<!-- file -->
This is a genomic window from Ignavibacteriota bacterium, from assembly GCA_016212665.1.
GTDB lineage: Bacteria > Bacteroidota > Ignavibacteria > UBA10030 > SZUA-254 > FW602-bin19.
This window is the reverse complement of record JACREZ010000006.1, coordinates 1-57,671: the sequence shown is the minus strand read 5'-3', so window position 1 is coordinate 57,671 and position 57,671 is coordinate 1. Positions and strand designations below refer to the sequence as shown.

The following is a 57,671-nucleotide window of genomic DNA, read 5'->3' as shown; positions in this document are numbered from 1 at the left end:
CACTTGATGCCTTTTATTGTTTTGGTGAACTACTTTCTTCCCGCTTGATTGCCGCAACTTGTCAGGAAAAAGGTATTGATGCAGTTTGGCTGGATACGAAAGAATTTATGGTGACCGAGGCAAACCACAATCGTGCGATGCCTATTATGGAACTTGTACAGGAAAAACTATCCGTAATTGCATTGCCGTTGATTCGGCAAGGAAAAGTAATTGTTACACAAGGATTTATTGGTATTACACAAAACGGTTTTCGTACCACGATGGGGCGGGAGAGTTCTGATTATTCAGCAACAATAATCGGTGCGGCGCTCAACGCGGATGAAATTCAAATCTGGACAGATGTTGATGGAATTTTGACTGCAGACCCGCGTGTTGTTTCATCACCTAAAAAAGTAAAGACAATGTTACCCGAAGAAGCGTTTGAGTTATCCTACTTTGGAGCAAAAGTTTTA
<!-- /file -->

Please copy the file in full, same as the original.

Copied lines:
This is a genomic window from Ignavibacteriota bacterium, from assembly GCA_016212665.1.
GTDB lineage: Bacteria > Bacteroidota > Ignavibacteria > UBA10030 > SZUA-254 > FW602-bin19.
This window is the reverse complement of record JACREZ010000006.1, coordinates 1-57,671: the sequence shown is the minus strand read 5'-3', so window position 1 is coordinate 57,671 and position 57,671 is coordinate 1. Positions and strand designations below refer to the sequence as shown.

The following is a 57,671-nucleotide window of genomic DNA, read 5'->3' as shown; positions in this document are numbered from 1 at the left end:
CACTTGATGCCTTTTATTGTTTTGGTGAACTACTTTCTTCCCGCTTGATTGCCGCAACTTGTCAGGAAAAAGGTATTGATGCAGTTTGGCTGGATACGAAAGAATTTATGGTGACCGAGGCAAACCACAATCGTGCGATGCCTATTATGGAACTTGTACAGGAAAAACTATCCGTAATTGCATTGCCGTTGATTCGGCAAGGAAAAGTAATTGTTACACAAGGATTTATTGGTATTACACAAAACGGTTTTCGTACCACGATGGGGCGGGAGAGTTCTGATTATTCAGCAACAATAATCGGTGCGGCGCTCAACGCGGATGAAATTCAAATCTGGACAGATGTTGATGGAATTTTGACTGCAGACCCGCGTGTTGTTTCATCACCTAAAAAAGTAAAGACAATGTTACCCGAAGAAGCGTTTGAGTTATCCTACTTTGGAGCAAAAGTTTTA